- Poster presentation
- Open Access
Registered nurses’ application of the principles of evidence-based practice the first five years after graduation
© Ehrenberg et al; licensee BioMed Central Ltd. 2014
- Published: 7 July 2014
- Core Competency
- Register Nurse
- Nursing Student
- Professional Life
- Undergraduate Education
It has been proposed that the capacity to provide evidence-based practice is one of five core competencies that all healthcare professions should possess to meet the needs of the 21st century healthcare system. New nurses are faced with a challenging work environment which, combined with shortcomings in undergraduate education and their limited clinical experience, may affect their evidence-based practice. The aim of this study was to prospectively examine the extent of Swedish nurses’ evidence-based practice during the first five years of professional life.
This was an observational longitudinal study, with yearly data collections over the course of five years. Data was collected in two national cohorts (named EX2004 and EX2006) of Swedish registered nurses. They had completed a three year academic nursing program and mainly worked in hospital settings. Participants were recruited while studying at any of the 26 universities in Sweden. A total of 2107 (EX2006) and 2331 (EX2004) nursing students were eligible. 1207 and 1227 nurses were included in the current longitudinal samples. The nurses had a mean age of 31.2/33.9 years old and a majority were female. The cohorts were representative of the general nursing population. Data was self-reported and collected through annual postal surveys. Evidence-based practice was conceptualized as a process and measured with an instrument including six items. Data was analyzed using latent growth curve modelling.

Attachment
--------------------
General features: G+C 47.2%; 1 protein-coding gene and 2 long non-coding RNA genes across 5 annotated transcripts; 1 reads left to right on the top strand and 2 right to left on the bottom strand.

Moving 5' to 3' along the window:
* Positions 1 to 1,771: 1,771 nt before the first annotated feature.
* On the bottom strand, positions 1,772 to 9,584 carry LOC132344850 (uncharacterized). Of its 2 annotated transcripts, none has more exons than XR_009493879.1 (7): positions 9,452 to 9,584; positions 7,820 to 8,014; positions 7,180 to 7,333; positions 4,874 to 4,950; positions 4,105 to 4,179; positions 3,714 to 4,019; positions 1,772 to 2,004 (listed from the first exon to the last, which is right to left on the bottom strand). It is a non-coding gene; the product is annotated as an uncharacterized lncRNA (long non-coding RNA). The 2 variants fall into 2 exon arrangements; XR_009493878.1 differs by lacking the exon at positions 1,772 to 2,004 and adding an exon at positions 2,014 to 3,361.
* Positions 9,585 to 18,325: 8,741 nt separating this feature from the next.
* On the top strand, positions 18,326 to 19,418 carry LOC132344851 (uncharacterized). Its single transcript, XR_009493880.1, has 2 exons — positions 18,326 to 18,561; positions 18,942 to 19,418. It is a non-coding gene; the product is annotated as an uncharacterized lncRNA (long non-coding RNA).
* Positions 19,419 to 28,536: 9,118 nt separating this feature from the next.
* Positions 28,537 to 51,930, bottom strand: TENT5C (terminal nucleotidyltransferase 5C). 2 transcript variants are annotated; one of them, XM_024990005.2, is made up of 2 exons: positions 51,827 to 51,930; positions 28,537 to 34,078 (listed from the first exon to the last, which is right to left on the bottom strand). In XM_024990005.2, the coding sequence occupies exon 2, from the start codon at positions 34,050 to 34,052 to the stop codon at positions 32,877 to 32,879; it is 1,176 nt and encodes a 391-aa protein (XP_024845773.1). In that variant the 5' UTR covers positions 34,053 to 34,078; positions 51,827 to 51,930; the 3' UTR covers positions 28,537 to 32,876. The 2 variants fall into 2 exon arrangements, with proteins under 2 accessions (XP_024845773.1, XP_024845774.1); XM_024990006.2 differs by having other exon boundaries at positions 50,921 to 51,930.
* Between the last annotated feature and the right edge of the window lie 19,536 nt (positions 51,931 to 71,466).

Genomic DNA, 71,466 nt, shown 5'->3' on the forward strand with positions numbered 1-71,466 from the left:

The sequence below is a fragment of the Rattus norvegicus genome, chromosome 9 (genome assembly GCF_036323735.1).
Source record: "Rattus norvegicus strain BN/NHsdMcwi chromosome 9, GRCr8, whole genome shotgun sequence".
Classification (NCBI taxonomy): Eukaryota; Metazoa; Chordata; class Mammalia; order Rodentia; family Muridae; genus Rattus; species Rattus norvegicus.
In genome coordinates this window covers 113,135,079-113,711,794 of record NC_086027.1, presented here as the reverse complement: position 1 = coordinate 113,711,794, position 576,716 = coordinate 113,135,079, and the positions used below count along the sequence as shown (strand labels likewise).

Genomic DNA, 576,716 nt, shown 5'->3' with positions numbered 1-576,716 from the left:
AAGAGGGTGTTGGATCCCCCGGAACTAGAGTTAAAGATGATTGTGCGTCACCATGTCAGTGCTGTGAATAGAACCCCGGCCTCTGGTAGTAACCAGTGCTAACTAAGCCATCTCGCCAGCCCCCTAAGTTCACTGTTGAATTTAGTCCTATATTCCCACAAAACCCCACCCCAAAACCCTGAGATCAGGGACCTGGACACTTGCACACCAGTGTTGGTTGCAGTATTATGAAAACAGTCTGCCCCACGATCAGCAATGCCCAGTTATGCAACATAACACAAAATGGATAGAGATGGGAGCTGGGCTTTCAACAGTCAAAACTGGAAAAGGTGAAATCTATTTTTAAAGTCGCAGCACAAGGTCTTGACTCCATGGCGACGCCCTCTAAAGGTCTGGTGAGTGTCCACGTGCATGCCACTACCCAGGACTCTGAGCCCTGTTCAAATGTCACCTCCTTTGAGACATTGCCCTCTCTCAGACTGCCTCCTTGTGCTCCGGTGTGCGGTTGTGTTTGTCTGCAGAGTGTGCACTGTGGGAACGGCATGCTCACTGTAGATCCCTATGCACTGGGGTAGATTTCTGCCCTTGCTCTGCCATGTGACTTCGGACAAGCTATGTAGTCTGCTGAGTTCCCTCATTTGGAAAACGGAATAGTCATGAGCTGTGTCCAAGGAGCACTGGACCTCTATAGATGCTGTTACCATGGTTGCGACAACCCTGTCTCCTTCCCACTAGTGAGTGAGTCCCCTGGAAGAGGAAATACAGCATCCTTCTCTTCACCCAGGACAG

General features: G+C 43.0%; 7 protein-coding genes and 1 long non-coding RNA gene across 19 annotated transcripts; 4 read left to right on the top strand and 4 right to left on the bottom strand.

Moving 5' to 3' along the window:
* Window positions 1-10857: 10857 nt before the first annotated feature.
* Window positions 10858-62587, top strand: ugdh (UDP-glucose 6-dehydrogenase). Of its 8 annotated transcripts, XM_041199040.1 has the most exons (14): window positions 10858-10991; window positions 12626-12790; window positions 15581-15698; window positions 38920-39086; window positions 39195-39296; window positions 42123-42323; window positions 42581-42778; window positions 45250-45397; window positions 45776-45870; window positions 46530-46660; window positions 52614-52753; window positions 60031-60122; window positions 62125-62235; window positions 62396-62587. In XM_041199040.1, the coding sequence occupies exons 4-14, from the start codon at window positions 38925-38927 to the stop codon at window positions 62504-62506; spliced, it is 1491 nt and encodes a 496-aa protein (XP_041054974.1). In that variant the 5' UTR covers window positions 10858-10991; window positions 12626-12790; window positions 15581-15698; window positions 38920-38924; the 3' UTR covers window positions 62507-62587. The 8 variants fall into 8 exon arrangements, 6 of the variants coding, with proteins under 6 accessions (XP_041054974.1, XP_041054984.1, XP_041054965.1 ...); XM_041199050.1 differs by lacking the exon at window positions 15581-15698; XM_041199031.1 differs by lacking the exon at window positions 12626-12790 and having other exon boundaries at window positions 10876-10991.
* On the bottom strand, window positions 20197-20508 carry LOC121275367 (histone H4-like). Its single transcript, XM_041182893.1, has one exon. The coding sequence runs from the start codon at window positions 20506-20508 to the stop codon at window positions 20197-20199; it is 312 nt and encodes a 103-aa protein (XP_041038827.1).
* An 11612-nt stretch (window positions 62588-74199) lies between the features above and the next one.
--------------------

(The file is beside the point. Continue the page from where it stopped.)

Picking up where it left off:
Implementation of evidence-based practice was stable, between the two cohorts and over time. Individual differences existed and remained stable over time. However, the extent of practicing the different components of evidence-based practice on a monthly basis varied considerably, from 10% of the nurses (appraising research reports) to 80% (using information sources other than databases to search for knowledge).
The extent of evidence-based practice remained unchanged during the first five years of professional life. It appears important to enhance both the contribution of undergraduate education and the contextual conditions in work life, in order to improve evidence-based practice among newly graduated nurses.
This article is published under license to BioMed Central Ltd. This is an Open Access article distributed under the terms of the Creative Commons Attribution License (http://creativecommons.org/licenses/by/4.0), which permits unrestricted use, distribution, and reproduction in any medium, provided the original work is properly cited. The Creative Commons Public Domain Dedication waiver (http://creativecommons.org/publicdomain/zero/1.0/) applies to the data made available in this article, unless otherwise stated.